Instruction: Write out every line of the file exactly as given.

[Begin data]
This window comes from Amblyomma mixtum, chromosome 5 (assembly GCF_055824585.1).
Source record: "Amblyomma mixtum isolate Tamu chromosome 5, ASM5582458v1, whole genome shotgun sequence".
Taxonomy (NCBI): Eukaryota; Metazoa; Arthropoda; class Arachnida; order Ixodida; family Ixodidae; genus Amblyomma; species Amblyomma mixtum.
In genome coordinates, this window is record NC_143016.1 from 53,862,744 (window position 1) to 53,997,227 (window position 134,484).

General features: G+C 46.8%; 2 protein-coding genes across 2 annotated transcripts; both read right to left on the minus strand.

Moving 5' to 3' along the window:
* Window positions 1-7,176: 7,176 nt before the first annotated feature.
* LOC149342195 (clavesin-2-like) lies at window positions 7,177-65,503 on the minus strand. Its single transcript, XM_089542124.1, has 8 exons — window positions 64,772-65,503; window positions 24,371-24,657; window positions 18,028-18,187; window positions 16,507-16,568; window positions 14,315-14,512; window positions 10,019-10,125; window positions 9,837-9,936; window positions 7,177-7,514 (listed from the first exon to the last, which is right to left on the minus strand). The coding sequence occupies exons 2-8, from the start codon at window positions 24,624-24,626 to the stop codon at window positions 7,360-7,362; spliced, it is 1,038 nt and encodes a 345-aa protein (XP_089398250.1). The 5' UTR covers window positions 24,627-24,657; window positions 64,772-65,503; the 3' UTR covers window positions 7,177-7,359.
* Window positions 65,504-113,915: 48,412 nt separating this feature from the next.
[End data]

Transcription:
This window comes from Amblyomma mixtum, chromosome 5 (assembly GCF_055824585.1).
Source record: "Amblyomma mixtum isolate Tamu chromosome 5, ASM5582458v1, whole genome shotgun sequence".
Taxonomy (NCBI): Eukaryota; Metazoa; Arthropoda; class Arachnida; order Ixodida; family Ixodidae; genus Amblyomma; species Amblyomma mixtum.
In genome coordinates, this window is record NC_143016.1 from 53,862,744 (window position 1) to 53,997,227 (window position 134,484).

General features: G+C 46.8%; 2 protein-coding genes across 2 annotated transcripts; both read right to left on the minus strand.

Moving 5' to 3' along the window:
* Window positions 1-7,176: 7,176 nt before the first annotated feature.
* LOC149342195 (clavesin-2-like) lies at window positions 7,177-65,503 on the minus strand. Its single transcript, XM_089542124.1, has 8 exons — window positions 64,772-65,503; window positions 24,371-24,657; window positions 18,028-18,187; window positions 16,507-16,568; window positions 14,315-14,512; window positions 10,019-10,125; window positions 9,837-9,936; window positions 7,177-7,514 (listed from the first exon to the last, which is right to left on the minus strand). The coding sequence occupies exons 2-8, from the start codon at window positions 24,624-24,626 to the stop codon at window positions 7,360-7,362; spliced, it is 1,038 nt and encodes a 345-aa protein (XP_089398250.1). The 5' UTR covers window positions 24,627-24,657; window positions 64,772-65,503; the 3' UTR covers window positions 7,177-7,359.
* Window positions 65,504-113,915: 48,412 nt separating this feature from the next.